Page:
Their self-efficacy to take proactive action to enhance their marriage prospects are thus compromised at an early age.

Desertion by the husband and pressures of coping with the demands of raising a child with disability alone make the mothers more prone to depression than their counterparts in stable and supportive relationships and more at risk of turning to substance abuse, thus seriously undermining their ability to cope with parental responsibilities.

This has grave implications on the health and welfare of the girl child with disability, and fitness for marriage.

The World Report on Violence against Children (2006), notes that children with disabilities are at heightened risk of violence for a variety of reasons, ranging from deeply ingrained cultural prejudices to the higher emotional, physical, economic, and social demands that a child’s disability can place on his or her family.

Impairments often make children appear as “easy victims”, of violence not only because they may have difficulty in defending themselves or in reporting the abuse, but also because their accounts are often dismissed and that violence against a child with a disability may be perceived as somehow less serious and the child’s testimony may be regarded as less reliable than that of a person without disabilities.

Again, this impacts more on the girl child with disability and she is likely to carry this baggage into adulthood. Women and girls with visual impairments are more susceptible to be raped with impunity because of their inability to identify the perpetrator; women and girls with hearing impairment because the generality of the society do not understand sign language and the victims normally refrain from reporting the cases to police and girls and women with mental challenges due to their cognitive impairments which might make them unable to perceive that an infringement on their rights would have occurred. Self-efficacy in marriage is resultantly compromised.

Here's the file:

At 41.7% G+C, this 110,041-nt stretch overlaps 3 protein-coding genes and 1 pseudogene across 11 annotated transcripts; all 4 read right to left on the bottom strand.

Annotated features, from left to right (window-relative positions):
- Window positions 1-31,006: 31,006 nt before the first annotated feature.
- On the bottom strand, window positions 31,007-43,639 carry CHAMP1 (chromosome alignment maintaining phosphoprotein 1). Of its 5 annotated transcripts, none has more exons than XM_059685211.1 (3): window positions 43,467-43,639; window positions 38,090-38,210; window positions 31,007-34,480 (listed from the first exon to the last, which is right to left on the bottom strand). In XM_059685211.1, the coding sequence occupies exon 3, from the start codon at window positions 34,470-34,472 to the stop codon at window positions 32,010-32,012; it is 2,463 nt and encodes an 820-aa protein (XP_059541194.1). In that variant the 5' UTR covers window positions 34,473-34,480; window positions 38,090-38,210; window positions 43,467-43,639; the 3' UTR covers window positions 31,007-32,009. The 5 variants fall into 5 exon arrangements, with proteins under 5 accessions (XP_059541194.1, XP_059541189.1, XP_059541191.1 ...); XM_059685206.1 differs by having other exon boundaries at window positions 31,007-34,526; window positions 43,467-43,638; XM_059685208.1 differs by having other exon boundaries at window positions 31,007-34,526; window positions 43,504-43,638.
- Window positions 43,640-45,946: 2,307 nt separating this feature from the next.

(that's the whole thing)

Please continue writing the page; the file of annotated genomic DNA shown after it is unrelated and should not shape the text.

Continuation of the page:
To cap it off, we have domestic or family issues where women and men with disabilities are denied their right to inheritance, guardianship, wardship, trusteeship on the basis of disability; women and men with disabilities who are denied their right to marriage, family, parenthood and relationships on the basis of disability and men and women with disabilities whose child or children are separated from them on the basis of their disability.

If the issue of marriage for PWDs is to be resolved at all, it has to be addressed in an integrated and holistic manner that takes into account the interconnectedness of disability problems and not in an ad hoc, reactive, and piecemeal manner.

Lovemore Rambiyawo, who is physically-impaired, is Acting Executive Director of National Association of Societies for the Care of the Handicapped (NASCOH) is an umbrella body to 70 disability organisations in Zimbabwe. The writer can be reached at: [email protected].